Rent Shop Volunteer Join

Q. Who is Mr. Smarty Plants?

A: There are those who suspect Wildflower Center volunteers are the culpable and capable culprits. Yet, others think staff members play some, albeit small, role. You can torture us with your plant questions, but we will never reveal the Green Guru's secret identity.

Help us grow by giving to the Plant Database Fund or by becoming a member

Did you know you can access the Native Plant Information Network with your web-enabled smartphone?

Share

Ask Mr. Smarty Plants

Ask Mr. Smarty Plants is a free service provided by the staff and volunteers at the Lady Bird Johnson Wildflower Center.

Search Smarty Plants
See a list of all Smarty Plants questions

Please forgive us, but Mr. Smarty Plants has been overwhelmed by a flood of mail and must take a break for awhile to catch up. We hope to be accepting new questions again soon. Thank you!

Need help with plant identification, visit the plant identification page.

 
rate this answer
Not Yet Rated

Saturday - April 28, 2012

From: Cedar Grove, NJ
Region: Southwest
Topic: Trees
Title: Fast growing, flowering shade tree for Austin
Answered by: Barbara Medford

QUESTION:

Sister just moved to Austin Texas. She is looking for fast growing shade trees, preferably one with nice flowers. Any suggestions?

ANSWER:

First, you have to promise not to let her purchase or plant the tree until November or December. Something she needs to learn about Texas is that our summers can be brutal, dry and hot. We recommend that woody plants (trees and shrubs) be planted in Winter, when they are semi-dormant. Otherwise, you are risking transplant shock, which probably kills more trees and shrubs than disease or insects.

Second, native trees of Texas that are flowering are not generally very tall, although they would make some shade, but they can be very attractive in a landscape. The flowers of tall shade trees like oaks and pecans are icky tassels of green stuff that lots of people are allergic to.

Third, fast-growing trees are often short-lived and prone to disease that can shorten their lives even more.

Having said all that, we will list some trees that grow naturally in Travis County, and you can follow the plant links to our webpage on each tree to learn its projected size, see pictures of flowers and conditions in which they will grow.

Trees For Travis County, TX:

Cercis canadensis var. texensis (Texas redbud)

Chilopsis linearis (Desert willow)

Fraxinus texensis (Texas ash)

Prunus mexicana (Mexican plum)

Quercus fusiformis (Escarpment live oak)

Sophora secundiflora (Texas mountain laurel)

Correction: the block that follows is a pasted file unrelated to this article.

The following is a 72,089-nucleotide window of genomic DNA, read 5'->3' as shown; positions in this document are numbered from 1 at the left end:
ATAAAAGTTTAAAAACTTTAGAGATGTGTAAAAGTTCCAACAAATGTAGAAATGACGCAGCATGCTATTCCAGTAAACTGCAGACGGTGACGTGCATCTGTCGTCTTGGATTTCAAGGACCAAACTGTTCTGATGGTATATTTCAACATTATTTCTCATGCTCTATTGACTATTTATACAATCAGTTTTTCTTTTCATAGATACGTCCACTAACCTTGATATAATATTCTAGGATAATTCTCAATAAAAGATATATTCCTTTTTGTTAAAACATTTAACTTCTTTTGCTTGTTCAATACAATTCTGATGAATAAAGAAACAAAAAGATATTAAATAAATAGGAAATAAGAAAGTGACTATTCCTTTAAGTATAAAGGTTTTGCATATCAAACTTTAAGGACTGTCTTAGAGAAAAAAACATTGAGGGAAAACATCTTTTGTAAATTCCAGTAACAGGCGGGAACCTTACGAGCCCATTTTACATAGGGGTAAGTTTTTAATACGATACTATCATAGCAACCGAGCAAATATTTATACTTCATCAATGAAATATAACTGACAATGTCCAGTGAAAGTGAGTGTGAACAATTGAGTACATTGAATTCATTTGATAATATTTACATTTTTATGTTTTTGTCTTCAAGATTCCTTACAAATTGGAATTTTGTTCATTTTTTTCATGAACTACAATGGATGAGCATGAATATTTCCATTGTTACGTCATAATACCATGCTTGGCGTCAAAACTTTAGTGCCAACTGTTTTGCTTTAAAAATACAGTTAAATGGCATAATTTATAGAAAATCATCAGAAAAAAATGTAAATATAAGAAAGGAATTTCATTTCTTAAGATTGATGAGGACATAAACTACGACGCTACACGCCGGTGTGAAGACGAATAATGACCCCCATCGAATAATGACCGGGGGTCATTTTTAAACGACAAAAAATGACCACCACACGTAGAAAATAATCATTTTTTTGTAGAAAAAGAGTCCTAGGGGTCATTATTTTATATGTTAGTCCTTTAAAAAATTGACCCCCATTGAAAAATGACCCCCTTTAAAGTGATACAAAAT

From the Image Gallery


Texas redbud
Cercis canadensis var. texensis

Desert willow
Chilopsis linearis

Texas ash
Fraxinus albicans

Mexican plum
Prunus mexicana

Escarpment live oak
Quercus fusiformis

Texas mountain laurel
Sophora secundiflora

More Trees Questions

Thorny shrub for deterring break-ins in southeast Texas
February 05, 2013 - Looking for a very, very, thorny three or four foot tall shrub for in front of windows to deter break-ins. Considering Rosa Rugosa rose but it is not native.
view the full question and answer

Photographing and Identifying trees of Long Island
June 01, 2013 - After being in a car accident I got into photography as sports are a distant memory due to my injuries. As a new hobby I thought of taking pictures of trees and then finding out their species name. ...
view the full question and answer

Identification of Diospyros texana at Enchanted Rock Park
April 07, 2007 - I took pictures last year in April of one particular large shrub in Enchanted Rock Park. The flowers are extremely fragrant, sort of cluster of tiny creamy white bell shaped. We came back this last we...
view the full question and answer

Red oak (Quercus shumardii or Q. buckleyi) for small yard.
December 13, 2007 - Hello, I want to plant a red oak but my yard is not large. I'm looking for a red oak that is medium size in width. The height is not so much of a concern. From what I've read, the Shumard is m...
view the full question and answer

Tree with brown spots on leaves containing caterpillars
July 14, 2011 - We have a new little tree we planted in our yard and I went over to admire it and on each leaf there is a brown spot in which little worms are living. They are alive and moving around in the pocket th...
view the full question and answer

Support the Wildflower Center by Donating Online or Becoming a Member today.